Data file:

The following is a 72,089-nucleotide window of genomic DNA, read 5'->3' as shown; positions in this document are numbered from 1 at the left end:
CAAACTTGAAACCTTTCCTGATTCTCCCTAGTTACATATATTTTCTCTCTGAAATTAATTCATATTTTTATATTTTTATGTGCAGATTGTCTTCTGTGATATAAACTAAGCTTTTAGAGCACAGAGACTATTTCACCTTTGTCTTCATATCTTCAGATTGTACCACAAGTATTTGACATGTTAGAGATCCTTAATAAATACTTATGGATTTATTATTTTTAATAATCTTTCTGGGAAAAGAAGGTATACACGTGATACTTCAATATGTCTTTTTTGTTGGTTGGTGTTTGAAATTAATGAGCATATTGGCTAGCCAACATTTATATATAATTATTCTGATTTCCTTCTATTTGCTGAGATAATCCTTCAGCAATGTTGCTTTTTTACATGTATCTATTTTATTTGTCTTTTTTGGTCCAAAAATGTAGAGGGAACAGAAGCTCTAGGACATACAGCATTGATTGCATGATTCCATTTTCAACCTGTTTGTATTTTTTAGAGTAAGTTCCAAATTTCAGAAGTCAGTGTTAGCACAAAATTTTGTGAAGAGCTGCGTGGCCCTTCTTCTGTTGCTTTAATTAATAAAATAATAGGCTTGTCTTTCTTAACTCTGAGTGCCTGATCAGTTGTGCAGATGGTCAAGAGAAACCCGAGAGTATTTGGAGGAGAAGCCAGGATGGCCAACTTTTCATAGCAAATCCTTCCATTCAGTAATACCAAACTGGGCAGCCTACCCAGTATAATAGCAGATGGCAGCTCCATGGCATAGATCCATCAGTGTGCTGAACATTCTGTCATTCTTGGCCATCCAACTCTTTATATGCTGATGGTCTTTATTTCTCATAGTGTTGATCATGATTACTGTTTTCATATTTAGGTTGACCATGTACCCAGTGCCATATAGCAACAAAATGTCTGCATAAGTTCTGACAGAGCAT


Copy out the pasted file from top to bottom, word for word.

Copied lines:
The following is a 72,089-nucleotide window of genomic DNA, read 5'->3' as shown; positions in this document are numbered from 1 at the left end:
CAAACTTGAAACCTTTCCTGATTCTCCCTAGTTACATATATTTTCTCTCTGAAATTAATTCATATTTTTATATTTTTATGTGCAGATTGTCTTCTGTGATATAAACTAAGCTTTTAGAGCACAGAGACTATTTCACCTTTGTCTTCATATCTTCAGATTGTACCACAAGTATTTGACATGTTAGAGATCCTTAATAAATACTTATGGATTTATTATTTTTAATAATCTTTCTGGGAAAAGAAGGTATACACGTGATACTTCAATATGTCTTTTTTGTTGGTTGGTGTTTGAAATTAATGAGCATATTGGCTAGCCAACATTTATATATAATTATTCTGATTTCCTTCTATTTGCTGAGATAATCCTTCAGCAATGTTGCTTTTTTACATGTATCTATTTTATTTGTCTTTTTTGGTCCAAAAATGTAGAGGGAACAGAAGCTCTAGGACATACAGCATTGATTGCATGATTCCATTTTCAACCTGTTTGTATTTTTTAGAGTAAGTTCCAAATTTCAGAAGTCAGTGTTAGCACAAAATTTTGTGAAGAGCTGCGTGGCCCTTCTTCTGTTGCTTTAATTAATAAAATAATAGGCTTGTCTTTCTTAACTCTGAGTGCCTGATCAGTTGTGCAGATGGTCAAGAGAAACCCGAGAGTATTTGGAGGAGAAGCCAGGATGGCCAACTTTTCATAGCAAATCCTTCCATTCAGTAATACCAAACTGGGCAGCCTACCCAGTATAATAGCAGATGGCAGCTCCATGGCATAGATCCATCAGTGTGCTGAACATTCTGTCATTCTTGGCCATCCAACTCTTTATATGCTGATGGTCTTTATTTCTCATAGTGTTGATCATGATTACTGTTTTCATATTTAGGTTGACCATGTACCCAGTGCCATATAGCAACAAAATGTCTGCATAAGTTCTGACAGAGCAT